The Goatman of South Austin

Sometimes you just have to enjoy whatever life throws at you. I was working on a piece for Zachary Scott Theater's season brochure a couple of years ago. The show that drove the season was David Steakley's, Keeping Austin Weird. It was celebration of the diversity and eccentricity that is represented is a town like Austin. A very "blue" city in a very "red" state.

My assignment was to go out into the community and photograph some of the characters and stories represented in the play. The gentleman above had this goat that he dearly loved. The goat was a pet, not livestock. Some of his neighbors and a few city officials wanted the goat gone from the very residential neighborhood. Happy ending for some: The goat stayed.

I buzzed by and shot the man and his goat with an on Kodak DCS 760 camera and 50mm lens. I can't speak for you but it's one of those images that's really stuck for me. I love the green paint, the American flag, the outdoor fan, and.....of course, the goat.

Just another thing that makes Austin special.


Bold Photography said...

That goat is awesome...

Austin IS a unique city, and photos like this really capture that feeling.

Anonymous said...

I never thought of Tuck as a photojournalist but this image is really wonderfully in the moment. A far different photo than any I've seen of his yet still strangely in his style.

Anonymous said...

I mostly agree with the car analogy. I've been thinking about how cameras and photography are really separate issues just lately.

A lot of internet writing resorts to the "good photography trumps your measurebation" argument. This, I think, is wrong. Well maybe not wrong so much as irrelevant.

The issue isn't whether good art is the ultimate measurement of a camera, the issue is that cameras and photography are different topics.

That's why I like the car analogy. Not only are the cars we use these days pretty much the same in function (as you point out), cars aren't measured by their performance on the track. We don't look to extreme performance to justify our car purchases (mostly).

The other part of the analogy that I like that might not be obvious is that the issue isn't that you need a artistic reason to want a camera, the issue is that you just think it's cool and so you got one. It feels good to use a camera that you connect to for some design reason. I have a Nikon FG that I love because it forces me to use manual control and it is the smallest Nikon SLR F body ever. Is it a great camera? I guess, it still takes great shots with Nikkor glass, but I don't care. I just think it's cool to shoot with a piece of design history.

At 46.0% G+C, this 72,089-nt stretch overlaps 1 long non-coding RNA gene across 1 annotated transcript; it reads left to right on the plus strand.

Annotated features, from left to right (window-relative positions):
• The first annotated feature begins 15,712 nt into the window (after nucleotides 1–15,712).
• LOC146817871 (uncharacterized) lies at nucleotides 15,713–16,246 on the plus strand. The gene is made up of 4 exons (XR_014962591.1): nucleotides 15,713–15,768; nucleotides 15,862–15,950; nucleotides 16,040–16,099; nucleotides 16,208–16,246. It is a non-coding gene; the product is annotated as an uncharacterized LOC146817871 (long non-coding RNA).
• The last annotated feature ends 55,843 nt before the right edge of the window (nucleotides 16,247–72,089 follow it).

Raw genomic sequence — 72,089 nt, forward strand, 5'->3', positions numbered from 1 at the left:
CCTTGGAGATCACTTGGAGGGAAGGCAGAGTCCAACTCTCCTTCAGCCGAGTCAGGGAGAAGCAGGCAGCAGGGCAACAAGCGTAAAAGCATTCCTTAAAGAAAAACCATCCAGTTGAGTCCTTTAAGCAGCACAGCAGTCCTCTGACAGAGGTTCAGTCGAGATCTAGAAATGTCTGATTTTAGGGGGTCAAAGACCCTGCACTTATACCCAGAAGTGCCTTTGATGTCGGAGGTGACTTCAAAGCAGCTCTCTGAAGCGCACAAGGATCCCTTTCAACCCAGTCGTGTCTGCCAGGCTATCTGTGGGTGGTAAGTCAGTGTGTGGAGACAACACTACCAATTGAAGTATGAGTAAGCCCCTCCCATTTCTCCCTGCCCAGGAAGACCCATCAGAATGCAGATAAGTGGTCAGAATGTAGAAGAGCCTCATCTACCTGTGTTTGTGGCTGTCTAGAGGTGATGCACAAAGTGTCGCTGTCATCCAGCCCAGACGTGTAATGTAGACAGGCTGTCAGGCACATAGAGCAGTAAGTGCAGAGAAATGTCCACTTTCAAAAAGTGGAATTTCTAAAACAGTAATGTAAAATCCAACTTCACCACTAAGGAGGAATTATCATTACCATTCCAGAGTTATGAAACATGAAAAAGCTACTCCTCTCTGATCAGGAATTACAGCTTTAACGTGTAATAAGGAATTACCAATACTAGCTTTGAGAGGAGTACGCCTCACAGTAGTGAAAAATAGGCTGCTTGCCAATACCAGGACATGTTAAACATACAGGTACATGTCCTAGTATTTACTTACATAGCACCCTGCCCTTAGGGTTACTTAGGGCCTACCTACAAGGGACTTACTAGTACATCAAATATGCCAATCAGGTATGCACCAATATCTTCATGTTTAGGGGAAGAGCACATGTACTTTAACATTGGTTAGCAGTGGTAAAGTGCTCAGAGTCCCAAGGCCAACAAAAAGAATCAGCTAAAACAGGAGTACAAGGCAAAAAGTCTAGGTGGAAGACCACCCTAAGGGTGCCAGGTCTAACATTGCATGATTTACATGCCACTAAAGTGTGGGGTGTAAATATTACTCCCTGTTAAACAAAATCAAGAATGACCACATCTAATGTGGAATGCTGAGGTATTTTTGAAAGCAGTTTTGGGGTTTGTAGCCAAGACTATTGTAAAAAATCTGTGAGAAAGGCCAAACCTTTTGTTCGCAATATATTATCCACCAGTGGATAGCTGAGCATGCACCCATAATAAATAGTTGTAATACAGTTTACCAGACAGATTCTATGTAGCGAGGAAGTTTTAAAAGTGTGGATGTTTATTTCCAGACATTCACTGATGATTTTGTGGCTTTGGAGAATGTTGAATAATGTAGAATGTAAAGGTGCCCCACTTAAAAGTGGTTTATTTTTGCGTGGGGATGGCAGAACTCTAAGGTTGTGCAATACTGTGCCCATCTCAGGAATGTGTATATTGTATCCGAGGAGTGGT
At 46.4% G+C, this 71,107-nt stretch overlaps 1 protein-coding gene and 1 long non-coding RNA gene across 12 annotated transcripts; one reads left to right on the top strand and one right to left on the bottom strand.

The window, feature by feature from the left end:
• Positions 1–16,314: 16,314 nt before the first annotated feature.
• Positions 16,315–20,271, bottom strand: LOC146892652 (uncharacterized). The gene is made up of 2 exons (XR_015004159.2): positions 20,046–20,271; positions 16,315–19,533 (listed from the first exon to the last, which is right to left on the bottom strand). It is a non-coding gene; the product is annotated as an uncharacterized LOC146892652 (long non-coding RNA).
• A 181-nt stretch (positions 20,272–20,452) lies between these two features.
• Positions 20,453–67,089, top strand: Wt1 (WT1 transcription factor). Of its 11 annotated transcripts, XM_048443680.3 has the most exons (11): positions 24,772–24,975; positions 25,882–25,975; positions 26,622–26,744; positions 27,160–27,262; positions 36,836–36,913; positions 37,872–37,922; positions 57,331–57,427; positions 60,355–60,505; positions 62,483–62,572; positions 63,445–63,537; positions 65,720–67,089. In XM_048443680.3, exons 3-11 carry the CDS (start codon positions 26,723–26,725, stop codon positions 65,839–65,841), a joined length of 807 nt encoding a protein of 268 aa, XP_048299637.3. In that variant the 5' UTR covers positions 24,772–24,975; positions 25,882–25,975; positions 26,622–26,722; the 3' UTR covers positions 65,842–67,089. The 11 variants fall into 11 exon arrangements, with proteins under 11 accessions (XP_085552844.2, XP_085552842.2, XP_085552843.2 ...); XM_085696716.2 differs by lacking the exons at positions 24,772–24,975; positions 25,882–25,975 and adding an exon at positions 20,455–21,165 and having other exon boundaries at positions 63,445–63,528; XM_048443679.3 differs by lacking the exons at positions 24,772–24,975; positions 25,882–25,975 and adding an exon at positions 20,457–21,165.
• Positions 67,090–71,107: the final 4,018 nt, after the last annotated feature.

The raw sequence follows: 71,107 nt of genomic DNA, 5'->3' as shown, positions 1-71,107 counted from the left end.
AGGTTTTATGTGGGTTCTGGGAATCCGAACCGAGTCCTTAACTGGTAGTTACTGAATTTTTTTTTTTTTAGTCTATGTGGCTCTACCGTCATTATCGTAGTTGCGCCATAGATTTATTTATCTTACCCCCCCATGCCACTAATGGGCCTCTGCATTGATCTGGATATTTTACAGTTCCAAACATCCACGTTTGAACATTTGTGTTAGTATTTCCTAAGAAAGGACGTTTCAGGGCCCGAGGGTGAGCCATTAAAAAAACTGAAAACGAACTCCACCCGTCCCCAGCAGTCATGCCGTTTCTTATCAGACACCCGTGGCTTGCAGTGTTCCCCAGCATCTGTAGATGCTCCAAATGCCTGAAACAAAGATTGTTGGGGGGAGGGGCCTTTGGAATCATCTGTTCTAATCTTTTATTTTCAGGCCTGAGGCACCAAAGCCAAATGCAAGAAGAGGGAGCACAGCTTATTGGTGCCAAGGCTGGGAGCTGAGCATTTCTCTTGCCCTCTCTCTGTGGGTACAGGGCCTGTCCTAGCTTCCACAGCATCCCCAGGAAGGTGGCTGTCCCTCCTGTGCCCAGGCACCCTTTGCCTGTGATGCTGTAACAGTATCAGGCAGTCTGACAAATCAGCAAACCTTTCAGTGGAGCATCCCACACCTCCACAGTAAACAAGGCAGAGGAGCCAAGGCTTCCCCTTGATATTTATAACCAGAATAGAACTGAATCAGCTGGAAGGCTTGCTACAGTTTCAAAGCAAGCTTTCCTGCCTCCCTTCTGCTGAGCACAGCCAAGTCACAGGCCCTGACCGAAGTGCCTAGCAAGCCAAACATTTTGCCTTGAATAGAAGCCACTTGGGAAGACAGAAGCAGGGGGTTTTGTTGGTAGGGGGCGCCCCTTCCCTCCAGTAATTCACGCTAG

Like a car collector driving a 64 vette. Will it beat a modern vette or Porshe. No. But it's still cool.

Car collectors don't have an identity crisis or fit of anxiety because they went off and wasted money on another car. They wanted it, had the cash and bought it. Who said you were only allowed to own just one?

They might regret the purchase, but unlike us photographers they don't spend months trying to justify the acquisition.

They also understand that they can only drive one car at a time. This is my big hang up with my camera collection. Which one to take.

Where I think the analogy breaks down is with lenses. I find that there are very subtle sub-conscious cues that lenses impart to an image. When I look at my own emotional reaction to photographs, I notice that lenses have a far greater impact than the camera.

I also still see a big difference with medium format vs. digital pictures. My favorite shots just lately have come off an RB67 with a 90mmKL.

Digital printing of MF negatives, to me, seems to be the greatest break-through in photography. Not the digital camera.

My new motto is:
Enjoy your cameras. Improve your shots.


kirk tuck said...

Bob, you got it exactly. Nice response.